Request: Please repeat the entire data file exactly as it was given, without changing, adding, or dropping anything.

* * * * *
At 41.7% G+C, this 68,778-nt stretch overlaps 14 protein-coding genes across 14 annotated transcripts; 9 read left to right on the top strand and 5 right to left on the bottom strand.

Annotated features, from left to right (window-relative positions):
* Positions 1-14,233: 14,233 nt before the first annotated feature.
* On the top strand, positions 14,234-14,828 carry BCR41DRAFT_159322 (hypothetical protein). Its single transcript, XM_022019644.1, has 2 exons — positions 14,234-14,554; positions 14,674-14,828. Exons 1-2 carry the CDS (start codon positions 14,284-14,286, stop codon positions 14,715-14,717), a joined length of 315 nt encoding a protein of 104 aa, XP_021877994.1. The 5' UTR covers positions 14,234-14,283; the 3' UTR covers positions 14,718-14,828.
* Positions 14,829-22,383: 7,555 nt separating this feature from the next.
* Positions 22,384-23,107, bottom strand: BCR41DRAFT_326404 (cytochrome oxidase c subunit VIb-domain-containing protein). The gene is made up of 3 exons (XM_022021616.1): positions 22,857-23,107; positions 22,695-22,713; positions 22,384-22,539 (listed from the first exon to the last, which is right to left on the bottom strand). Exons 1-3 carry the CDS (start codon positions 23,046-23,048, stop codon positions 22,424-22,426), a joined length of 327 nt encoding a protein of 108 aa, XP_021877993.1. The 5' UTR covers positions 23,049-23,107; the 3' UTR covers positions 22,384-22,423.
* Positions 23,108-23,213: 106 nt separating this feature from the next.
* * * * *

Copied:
At 41.7% G+C, this 68,778-nt stretch overlaps 14 protein-coding genes across 14 annotated transcripts; 9 read left to right on the top strand and 5 right to left on the bottom strand.

Annotated features, from left to right (window-relative positions):
* Positions 1-14,233: 14,233 nt before the first annotated feature.
* On the top strand, positions 14,234-14,828 carry BCR41DRAFT_159322 (hypothetical protein). Its single transcript, XM_022019644.1, has 2 exons — positions 14,234-14,554; positions 14,674-14,828. Exons 1-2 carry the CDS (start codon positions 14,284-14,286, stop codon positions 14,715-14,717), a joined length of 315 nt encoding a protein of 104 aa, XP_021877994.1. The 5' UTR covers positions 14,234-14,283; the 3' UTR covers positions 14,718-14,828.
* Positions 14,829-22,383: 7,555 nt separating this feature from the next.
* Positions 22,384-23,107, bottom strand: BCR41DRAFT_326404 (cytochrome oxidase c subunit VIb-domain-containing protein). The gene is made up of 3 exons (XM_022021616.1): positions 22,857-23,107; positions 22,695-22,713; positions 22,384-22,539 (listed from the first exon to the last, which is right to left on the bottom strand). Exons 1-3 carry the CDS (start codon positions 23,046-23,048, stop codon positions 22,424-22,426), a joined length of 327 nt encoding a protein of 108 aa, XP_021877993.1. The 5' UTR covers positions 23,049-23,107; the 3' UTR covers positions 22,384-22,423.
* Positions 23,108-23,213: 106 nt separating this feature from the next.